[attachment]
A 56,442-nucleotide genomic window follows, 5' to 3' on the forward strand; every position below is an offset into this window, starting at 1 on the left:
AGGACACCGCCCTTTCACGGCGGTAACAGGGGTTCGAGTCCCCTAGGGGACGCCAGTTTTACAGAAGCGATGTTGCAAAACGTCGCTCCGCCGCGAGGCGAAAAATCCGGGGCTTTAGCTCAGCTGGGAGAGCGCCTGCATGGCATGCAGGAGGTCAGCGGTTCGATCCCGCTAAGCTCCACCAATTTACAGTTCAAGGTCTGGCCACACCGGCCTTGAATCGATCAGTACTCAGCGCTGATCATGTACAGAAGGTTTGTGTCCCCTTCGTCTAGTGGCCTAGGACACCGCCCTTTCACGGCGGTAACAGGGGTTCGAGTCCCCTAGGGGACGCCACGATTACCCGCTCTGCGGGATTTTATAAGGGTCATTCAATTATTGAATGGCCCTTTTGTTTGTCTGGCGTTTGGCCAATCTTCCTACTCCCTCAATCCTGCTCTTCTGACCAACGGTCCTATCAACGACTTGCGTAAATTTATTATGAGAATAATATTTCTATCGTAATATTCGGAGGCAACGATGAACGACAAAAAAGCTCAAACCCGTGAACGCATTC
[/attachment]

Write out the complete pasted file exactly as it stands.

A 56,442-nucleotide genomic window follows, 5' to 3' on the forward strand; every position below is an offset into this window, starting at 1 on the left:
AGGACACCGCCCTTTCACGGCGGTAACAGGGGTTCGAGTCCCCTAGGGGACGCCAGTTTTACAGAAGCGATGTTGCAAAACGTCGCTCCGCCGCGAGGCGAAAAATCCGGGGCTTTAGCTCAGCTGGGAGAGCGCCTGCATGGCATGCAGGAGGTCAGCGGTTCGATCCCGCTAAGCTCCACCAATTTACAGTTCAAGGTCTGGCCACACCGGCCTTGAATCGATCAGTACTCAGCGCTGATCATGTACAGAAGGTTTGTGTCCCCTTCGTCTAGTGGCCTAGGACACCGCCCTTTCACGGCGGTAACAGGGGTTCGAGTCCCCTAGGGGACGCCACGATTACCCGCTCTGCGGGATTTTATAAGGGTCATTCAATTATTGAATGGCCCTTTTGTTTGTCTGGCGTTTGGCCAATCTTCCTACTCCCTCAATCCTGCTCTTCTGACCAACGGTCCTATCAACGACTTGCGTAAATTTATTATGAGAATAATATTTCTATCGTAATATTCGGAGGCAACGATGAACGACAAAAAAGCTCAAACCCGTGAACGCATTC